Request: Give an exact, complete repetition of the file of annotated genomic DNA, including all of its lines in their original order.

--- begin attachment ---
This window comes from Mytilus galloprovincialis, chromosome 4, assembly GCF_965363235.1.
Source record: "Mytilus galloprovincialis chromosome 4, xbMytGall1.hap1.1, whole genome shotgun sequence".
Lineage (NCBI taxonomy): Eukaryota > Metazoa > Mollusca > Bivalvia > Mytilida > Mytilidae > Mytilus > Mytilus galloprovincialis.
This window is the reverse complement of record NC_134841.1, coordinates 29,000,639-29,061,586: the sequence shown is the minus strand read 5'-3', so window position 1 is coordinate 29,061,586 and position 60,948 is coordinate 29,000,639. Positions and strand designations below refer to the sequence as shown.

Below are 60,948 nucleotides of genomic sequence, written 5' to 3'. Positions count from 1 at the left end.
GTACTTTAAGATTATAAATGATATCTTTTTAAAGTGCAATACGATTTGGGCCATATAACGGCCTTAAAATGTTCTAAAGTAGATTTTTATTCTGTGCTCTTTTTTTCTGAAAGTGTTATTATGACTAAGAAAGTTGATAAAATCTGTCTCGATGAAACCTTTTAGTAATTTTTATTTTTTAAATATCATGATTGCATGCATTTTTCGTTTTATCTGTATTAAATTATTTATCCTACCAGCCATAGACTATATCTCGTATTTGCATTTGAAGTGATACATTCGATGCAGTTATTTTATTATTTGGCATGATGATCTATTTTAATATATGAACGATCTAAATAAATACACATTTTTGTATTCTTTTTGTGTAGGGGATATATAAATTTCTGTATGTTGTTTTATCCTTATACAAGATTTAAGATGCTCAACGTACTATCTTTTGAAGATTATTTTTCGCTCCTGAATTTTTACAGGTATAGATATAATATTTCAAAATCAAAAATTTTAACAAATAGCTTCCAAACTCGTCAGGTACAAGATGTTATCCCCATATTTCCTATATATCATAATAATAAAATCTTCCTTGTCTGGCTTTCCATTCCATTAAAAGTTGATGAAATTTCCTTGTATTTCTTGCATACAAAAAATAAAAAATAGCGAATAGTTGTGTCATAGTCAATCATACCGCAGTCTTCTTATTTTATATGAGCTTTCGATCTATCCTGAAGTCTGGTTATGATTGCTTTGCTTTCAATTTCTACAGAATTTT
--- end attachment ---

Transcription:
This window comes from Mytilus galloprovincialis, chromosome 4, assembly GCF_965363235.1.
Source record: "Mytilus galloprovincialis chromosome 4, xbMytGall1.hap1.1, whole genome shotgun sequence".
Lineage (NCBI taxonomy): Eukaryota > Metazoa > Mollusca > Bivalvia > Mytilida > Mytilidae > Mytilus > Mytilus galloprovincialis.
This window is the reverse complement of record NC_134841.1, coordinates 29,000,639-29,061,586: the sequence shown is the minus strand read 5'-3', so window position 1 is coordinate 29,061,586 and position 60,948 is coordinate 29,000,639. Positions and strand designations below refer to the sequence as shown.

Below are 60,948 nucleotides of genomic sequence, written 5' to 3'. Positions count from 1 at the left end.
GTACTTTAAGATTATAAATGATATCTTTTTAAAGTGCAATACGATTTGGGCCATATAACGGCCTTAAAATGTTCTAAAGTAGATTTTTATTCTGTGCTCTTTTTTTCTGAAAGTGTTATTATGACTAAGAAAGTTGATAAAATCTGTCTCGATGAAACCTTTTAGTAATTTTTATTTTTTAAATATCATGATTGCATGCATTTTTCGTTTTATCTGTATTAAATTATTTATCCTACCAGCCATAGACTATATCTCGTATTTGCATTTGAAGTGATACATTCGATGCAGTTATTTTATTATTTGGCATGATGATCTATTTTAATATATGAACGATCTAAATAAATACACATTTTTGTATTCTTTTTGTGTAGGGGATATATAAATTTCTGTATGTTGTTTTATCCTTATACAAGATTTAAGATGCTCAACGTACTATCTTTTGAAGATTATTTTTCGCTCCTGAATTTTTACAGGTATAGATATAATATTTCAAAATCAAAAATTTTAACAAATAGCTTCCAAACTCGTCAGGTACAAGATGTTATCCCCATATTTCCTATATATCATAATAATAAAATCTTCCTTGTCTGGCTTTCCATTCCATTAAAAGTTGATGAAATTTCCTTGTATTTCTTGCATACAAAAAATAAAAAATAGCGAATAGTTGTGTCATAGTCAATCATACCGCAGTCTTCTTATTTTATATGAGCTTTCGATCTATCCTGAAGTCTGGTTATGATTGCTTTGCTTTCAATTTCTACAGAATTTT